Additional research among 2,005 UK office workers, commissioned by Vitality and conducted by Censuswide over the same time-period, found the contract between employer and employee has fundamentally shifted. Eight in 10 employees (82%) believe their employer has a greater responsibility to offer support and more than two in five (44%) want their bosses to step up and do more to meet their health and wellbeing needs.

When looking at which health and wellbeing support is best, more than two thirds (66%) now consider flexible working to be the top health and wellbeing benefit an employer could offer. Over a third (37%) also cite access to private healthcare as being an appealing benefit post-pandemic. Despite this, employees are divided on which environment best suits their needs, with 46% believing hybrid working to be best for mental health, compared to 26% for remote working and 27% for office working – all of which, may be why businesses are finding it difficult to tailor their support accordingly.

Neville Koopowitz, CEO of Vitality UK said: “One year on from when many businesses made hybrid working a reality for their teams, UK bosses are clearly recognising the business case that having a healthy workforce brings. However, they are grappling with how to do this in a hybrid world, when we are also seeing increasing employee expectations and demand for more tailored and personalised health and wellbeing support – regardless of their location or working environment.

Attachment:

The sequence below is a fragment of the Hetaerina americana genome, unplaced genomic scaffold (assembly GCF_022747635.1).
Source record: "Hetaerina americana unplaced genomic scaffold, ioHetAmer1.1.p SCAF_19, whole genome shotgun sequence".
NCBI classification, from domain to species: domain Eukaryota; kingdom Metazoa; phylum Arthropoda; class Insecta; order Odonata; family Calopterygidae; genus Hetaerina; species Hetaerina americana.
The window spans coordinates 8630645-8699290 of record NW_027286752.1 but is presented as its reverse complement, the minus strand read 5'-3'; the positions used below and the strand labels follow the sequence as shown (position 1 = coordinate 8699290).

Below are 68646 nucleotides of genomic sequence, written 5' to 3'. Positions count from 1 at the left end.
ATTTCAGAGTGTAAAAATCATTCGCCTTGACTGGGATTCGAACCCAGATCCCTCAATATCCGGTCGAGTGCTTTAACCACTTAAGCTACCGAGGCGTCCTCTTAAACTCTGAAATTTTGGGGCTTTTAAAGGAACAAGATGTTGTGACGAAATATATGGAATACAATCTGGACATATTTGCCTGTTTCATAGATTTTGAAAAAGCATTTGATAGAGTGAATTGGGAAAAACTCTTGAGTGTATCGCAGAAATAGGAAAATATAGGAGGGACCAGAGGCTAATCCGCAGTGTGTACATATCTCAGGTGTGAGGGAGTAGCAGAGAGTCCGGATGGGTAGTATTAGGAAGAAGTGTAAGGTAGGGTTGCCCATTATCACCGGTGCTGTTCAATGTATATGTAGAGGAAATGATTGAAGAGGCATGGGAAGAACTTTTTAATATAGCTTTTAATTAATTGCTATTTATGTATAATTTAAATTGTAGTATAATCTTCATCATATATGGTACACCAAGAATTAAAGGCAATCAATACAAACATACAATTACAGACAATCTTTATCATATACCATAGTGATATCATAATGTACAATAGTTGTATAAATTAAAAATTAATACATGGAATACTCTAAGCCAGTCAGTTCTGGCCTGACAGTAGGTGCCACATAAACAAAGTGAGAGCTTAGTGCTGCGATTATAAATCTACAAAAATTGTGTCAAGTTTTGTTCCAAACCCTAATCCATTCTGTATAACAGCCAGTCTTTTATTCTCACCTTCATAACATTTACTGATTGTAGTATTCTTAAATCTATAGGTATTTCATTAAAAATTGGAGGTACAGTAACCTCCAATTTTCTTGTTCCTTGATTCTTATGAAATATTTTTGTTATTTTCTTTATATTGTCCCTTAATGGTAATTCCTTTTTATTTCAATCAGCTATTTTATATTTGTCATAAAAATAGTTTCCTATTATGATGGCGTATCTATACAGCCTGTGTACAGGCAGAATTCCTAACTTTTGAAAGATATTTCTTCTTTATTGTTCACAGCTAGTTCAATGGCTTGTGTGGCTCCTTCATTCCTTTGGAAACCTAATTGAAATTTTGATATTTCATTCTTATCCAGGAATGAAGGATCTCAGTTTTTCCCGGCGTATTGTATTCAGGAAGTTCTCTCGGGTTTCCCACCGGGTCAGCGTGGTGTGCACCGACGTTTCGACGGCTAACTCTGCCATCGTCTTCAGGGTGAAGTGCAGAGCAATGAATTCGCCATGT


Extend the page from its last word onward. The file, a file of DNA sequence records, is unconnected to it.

“What is clear is that there is no magic solution, no one size fits all approach. It requires the right technology and data to understand the make-up of your business and the individuals within it, so that you can formulate the optimal employee engagement strategy. It also needs to be prioritised at the very top of a business to foster a deep-rooted commitment to health and wellbeing at all levels. This is both a challenge and opportunity for business leaders. Get it right – and businesses will unlock greater productivity and retention.  

“This approach is firmly built on our shared value philosophy; a way of working that delivers for people, society and for the economy.”

Jordan Cummins, CBI Health Programme Director, said: “For many, the world of work looks markedly different in the wake of the pandemic, with firms and employees working together to hone their own hybrid futures. Yet flexible working is just one facet of a growing business focus on wellbeing, with employee health increasingly now regarded as a sensible investment rather than a cost to be managed.